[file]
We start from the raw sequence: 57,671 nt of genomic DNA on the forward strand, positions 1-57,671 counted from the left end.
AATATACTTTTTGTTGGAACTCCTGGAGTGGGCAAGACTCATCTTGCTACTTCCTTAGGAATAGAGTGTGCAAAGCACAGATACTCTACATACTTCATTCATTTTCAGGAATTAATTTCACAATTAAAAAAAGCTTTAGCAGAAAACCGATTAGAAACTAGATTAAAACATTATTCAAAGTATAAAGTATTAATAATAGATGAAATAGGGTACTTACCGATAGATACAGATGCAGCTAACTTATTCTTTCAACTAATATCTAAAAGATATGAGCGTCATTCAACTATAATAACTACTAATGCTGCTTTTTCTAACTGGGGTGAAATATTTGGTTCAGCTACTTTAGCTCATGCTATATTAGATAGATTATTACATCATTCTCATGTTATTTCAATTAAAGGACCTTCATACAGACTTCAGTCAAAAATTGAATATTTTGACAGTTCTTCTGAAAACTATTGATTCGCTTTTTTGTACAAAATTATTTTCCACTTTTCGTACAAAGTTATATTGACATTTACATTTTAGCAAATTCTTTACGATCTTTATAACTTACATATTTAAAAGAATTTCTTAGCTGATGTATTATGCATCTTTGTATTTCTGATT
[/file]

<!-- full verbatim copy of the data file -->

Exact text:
We start from the raw sequence: 57,671 nt of genomic DNA on the forward strand, positions 1-57,671 counted from the left end.
AATATACTTTTTGTTGGAACTCCTGGAGTGGGCAAGACTCATCTTGCTACTTCCTTAGGAATAGAGTGTGCAAAGCACAGATACTCTACATACTTCATTCATTTTCAGGAATTAATTTCACAATTAAAAAAAGCTTTAGCAGAAAACCGATTAGAAACTAGATTAAAACATTATTCAAAGTATAAAGTATTAATAATAGATGAAATAGGGTACTTACCGATAGATACAGATGCAGCTAACTTATTCTTTCAACTAATATCTAAAAGATATGAGCGTCATTCAACTATAATAACTACTAATGCTGCTTTTTCTAACTGGGGTGAAATATTTGGTTCAGCTACTTTAGCTCATGCTATATTAGATAGATTATTACATCATTCTCATGTTATTTCAATTAAAGGACCTTCATACAGACTTCAGTCAAAAATTGAATATTTTGACAGTTCTTCTGAAAACTATTGATTCGCTTTTTTGTACAAAATTATTTTCCACTTTTCGTACAAAGTTATATTGACATTTACATTTTAGCAAATTCTTTACGATCTTTATAACTTACATATTTAAAAGAATTTCTTAGCTGATGTATTATGCATCTTTGTATTTCTGATT